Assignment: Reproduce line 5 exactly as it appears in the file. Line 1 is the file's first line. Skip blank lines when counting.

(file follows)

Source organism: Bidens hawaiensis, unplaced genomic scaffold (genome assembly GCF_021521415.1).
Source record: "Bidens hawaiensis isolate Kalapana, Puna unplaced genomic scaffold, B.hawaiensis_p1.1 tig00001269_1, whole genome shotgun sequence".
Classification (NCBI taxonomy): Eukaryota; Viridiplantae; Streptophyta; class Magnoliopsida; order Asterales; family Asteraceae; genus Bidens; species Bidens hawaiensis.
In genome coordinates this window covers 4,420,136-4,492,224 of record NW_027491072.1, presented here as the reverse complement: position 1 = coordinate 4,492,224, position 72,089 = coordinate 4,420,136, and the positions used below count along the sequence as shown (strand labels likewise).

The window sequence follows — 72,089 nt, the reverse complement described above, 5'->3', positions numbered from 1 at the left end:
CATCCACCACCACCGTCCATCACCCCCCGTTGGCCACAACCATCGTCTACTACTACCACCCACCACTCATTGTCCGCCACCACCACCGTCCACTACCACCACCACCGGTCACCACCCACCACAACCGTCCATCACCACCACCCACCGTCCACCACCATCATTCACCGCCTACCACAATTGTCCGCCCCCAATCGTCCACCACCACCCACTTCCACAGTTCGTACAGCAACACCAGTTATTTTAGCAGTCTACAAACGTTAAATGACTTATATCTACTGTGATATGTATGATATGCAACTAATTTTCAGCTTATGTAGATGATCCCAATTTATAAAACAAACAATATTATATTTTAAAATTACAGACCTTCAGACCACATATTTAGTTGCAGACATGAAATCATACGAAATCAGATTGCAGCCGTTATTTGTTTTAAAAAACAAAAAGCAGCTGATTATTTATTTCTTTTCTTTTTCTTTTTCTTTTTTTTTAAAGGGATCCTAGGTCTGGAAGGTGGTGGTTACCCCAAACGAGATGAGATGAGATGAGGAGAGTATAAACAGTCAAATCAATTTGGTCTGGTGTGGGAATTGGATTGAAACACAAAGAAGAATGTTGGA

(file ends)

The window sequence follows — 72,089 nt, the reverse complement described above, 5'->3', positions numbered from 1 at the left end: